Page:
Monday, 26 June 2017
In a year in which political and market risks have intensified, one firm has stood out as the complete emerging markets bank, with its consistency across all borrower types and every developing region putting it ahead of its competitors. Citigroup is IFR’s Emerging Markets Bond House, Latin America Bond House and Emerging EMEA Bond House of the Year.
Morgan Stanley issued deals in five currencies, paved the way for other banks and corporates to tap the Taiwanese Formosa market, and enjoyed so much outperformance in spreads that it now trades through Goldman Sachs. For these efforts and for the glowing reports from investors about its deal execution, it is IFR’s Financial Issuer of the Year.
Royal Bank of Canada flexed its muscles as a leader and an innovator in the Canadian debt capital markets in 2014, pioneering the development of a new market for non-viability contingent capital for Canadian banks.
China’s burgeoning securitisation market stepped up a notch in 2014 as six companies won approval to issue securities backed by auto loans, but Volkswagen’s local financing unit went the extra mile to introduce international standards to the domestic arena.
In a year when bank capital securities took centre stage in Asia, the first Additional Tier 1 offering from mainland China proved the most ambitious, and the most significant.
Bullish commodity expectations were dashed as first-quarter exuberance faded fast. A stable model combining derivatives and financing with physical capabilities led to market share gains for one bank, as the integration of a broking business proved to be a game-changer. Societe Generale is IFR’s Commodity Derivatives House of the Year.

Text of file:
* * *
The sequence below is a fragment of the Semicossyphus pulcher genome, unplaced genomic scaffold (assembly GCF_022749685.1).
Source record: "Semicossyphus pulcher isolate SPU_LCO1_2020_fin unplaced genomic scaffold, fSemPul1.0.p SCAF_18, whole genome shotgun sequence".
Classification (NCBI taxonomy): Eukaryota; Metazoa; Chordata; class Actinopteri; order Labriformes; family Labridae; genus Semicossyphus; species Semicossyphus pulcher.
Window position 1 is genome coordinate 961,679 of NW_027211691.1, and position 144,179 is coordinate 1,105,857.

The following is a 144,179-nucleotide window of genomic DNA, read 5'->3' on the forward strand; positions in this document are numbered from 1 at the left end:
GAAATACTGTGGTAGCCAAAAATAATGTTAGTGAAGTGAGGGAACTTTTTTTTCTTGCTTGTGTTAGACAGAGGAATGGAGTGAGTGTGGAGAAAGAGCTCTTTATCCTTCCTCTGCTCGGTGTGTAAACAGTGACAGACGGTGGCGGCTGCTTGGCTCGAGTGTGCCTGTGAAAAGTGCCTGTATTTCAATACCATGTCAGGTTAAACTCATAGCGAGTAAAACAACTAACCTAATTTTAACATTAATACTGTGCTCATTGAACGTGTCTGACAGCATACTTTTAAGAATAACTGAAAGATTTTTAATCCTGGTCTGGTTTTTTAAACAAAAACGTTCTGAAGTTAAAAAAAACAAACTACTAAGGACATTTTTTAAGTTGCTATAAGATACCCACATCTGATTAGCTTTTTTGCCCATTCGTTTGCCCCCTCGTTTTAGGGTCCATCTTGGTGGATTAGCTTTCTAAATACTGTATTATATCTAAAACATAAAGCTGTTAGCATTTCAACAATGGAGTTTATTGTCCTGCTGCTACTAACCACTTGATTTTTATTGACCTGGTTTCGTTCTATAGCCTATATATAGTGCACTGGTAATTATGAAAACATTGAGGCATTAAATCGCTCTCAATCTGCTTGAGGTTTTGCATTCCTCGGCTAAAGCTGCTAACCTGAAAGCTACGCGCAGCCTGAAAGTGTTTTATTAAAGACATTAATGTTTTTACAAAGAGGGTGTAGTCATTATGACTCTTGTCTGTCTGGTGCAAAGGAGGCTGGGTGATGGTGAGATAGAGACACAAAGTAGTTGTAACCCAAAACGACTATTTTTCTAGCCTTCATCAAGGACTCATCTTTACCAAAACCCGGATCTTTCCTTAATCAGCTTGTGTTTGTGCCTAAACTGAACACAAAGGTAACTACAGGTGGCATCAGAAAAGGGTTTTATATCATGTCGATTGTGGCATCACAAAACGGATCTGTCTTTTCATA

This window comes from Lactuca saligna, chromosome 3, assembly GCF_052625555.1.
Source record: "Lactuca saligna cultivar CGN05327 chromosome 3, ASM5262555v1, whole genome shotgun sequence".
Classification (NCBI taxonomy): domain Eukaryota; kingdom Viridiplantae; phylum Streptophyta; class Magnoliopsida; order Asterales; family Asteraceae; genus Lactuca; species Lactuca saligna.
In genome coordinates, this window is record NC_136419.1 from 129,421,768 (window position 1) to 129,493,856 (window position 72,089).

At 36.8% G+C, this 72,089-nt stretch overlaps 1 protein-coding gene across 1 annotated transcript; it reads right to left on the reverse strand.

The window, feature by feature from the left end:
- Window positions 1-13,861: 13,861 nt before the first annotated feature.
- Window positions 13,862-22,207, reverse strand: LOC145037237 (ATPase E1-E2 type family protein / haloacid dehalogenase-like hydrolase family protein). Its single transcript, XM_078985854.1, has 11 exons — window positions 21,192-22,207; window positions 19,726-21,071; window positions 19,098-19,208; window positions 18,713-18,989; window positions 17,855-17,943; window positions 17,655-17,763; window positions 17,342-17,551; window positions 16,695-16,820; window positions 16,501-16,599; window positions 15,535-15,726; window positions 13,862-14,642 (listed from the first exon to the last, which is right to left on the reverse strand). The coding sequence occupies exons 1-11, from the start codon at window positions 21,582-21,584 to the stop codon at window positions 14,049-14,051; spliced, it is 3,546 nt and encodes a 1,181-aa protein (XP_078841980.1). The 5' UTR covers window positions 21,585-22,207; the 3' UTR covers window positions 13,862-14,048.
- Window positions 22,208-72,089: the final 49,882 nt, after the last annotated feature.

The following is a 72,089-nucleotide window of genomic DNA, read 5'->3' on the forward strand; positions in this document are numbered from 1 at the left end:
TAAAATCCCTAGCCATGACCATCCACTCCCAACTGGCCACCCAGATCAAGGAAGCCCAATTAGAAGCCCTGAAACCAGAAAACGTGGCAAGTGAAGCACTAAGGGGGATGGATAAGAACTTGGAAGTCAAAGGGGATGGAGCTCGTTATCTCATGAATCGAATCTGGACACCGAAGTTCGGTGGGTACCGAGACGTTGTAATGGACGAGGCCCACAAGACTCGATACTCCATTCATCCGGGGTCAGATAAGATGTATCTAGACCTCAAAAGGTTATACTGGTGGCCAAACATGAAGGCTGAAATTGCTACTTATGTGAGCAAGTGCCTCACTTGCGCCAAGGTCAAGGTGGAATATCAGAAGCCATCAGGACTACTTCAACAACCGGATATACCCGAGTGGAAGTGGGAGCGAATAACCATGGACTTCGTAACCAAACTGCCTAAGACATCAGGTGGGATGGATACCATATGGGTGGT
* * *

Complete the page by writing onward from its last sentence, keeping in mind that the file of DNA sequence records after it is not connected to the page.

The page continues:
Burger King Worldwide got the recipe right by pushing a well-timed and priced leveraged loan backing its C$12.64bn (US$11.06bn) acquisition of Canadian quick-service restaurant chain Tim Hortons through the US leveraged loan market just before a market correction.
In an uncertain year, one bank combined its Asian expertise and global platform to raise funds for top-tier clients. For its continued dominance of market-defining deals, Goldman Sachs is IFR’s Asia-Pacific Equity House of the Year.
In a turbulent year for Thailand, CP Foods managed to bring a new structure to market, achieve aggressive terms and time the offering to perfection, raising US$290.4m from an exchangeable bond just three days before street protests brought issuance to a standstill.
In many ways 2014 was a bumper year for the investment banking industry. Although the year began with a few jitters as the US Federal Reserve changed guard and began to taper its purchases of government and asset-backed securities, asset prices across the markets quickly resumed their upward march of the past five years.
The IFR Americas Awards seek to recognise outstanding capital markets achievement in the US, Canada and Latin America. These Awards will be presented at a special ceremony at the Thomson Reuters Building, Times Square, New York on January 28 2015.
The IFR Asia Awards honour achievement in Asia’s capital markets and are celebrated at the annual IFR Asia Awards Dinner.
This year’s ceremony will be held on February 11 2015 at the Four Seasons Hotel in Hong Kong. For full details, visit www.ifrasiaawards.com.
The hard copy of the 2014 IFR Review of the Year is sent to all IFR magazine subscribers, but non-subscribers can view a full digital version for free by clicking here.
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Fines for previous misdemeanours reached all-time highs in 2014 as regulators became more assertive in extracting large settlements that, while eye-popping, wouldn’t break the banks. But with the last of the big scandals reaching a close, banks are hoping the era of penalties may be behind them.
Equities sales and trading is yet another area of European banking in the midst of upheaval. Regulators want banks to be more open with the way they price equity services, including research.
Holdout investors in recent years have done better than those that accepted the terms of sovereign debt restructurings. That has prompted renewed efforts to change the system, level the playing field and bind in defiant creditors. But can the reforms actually work?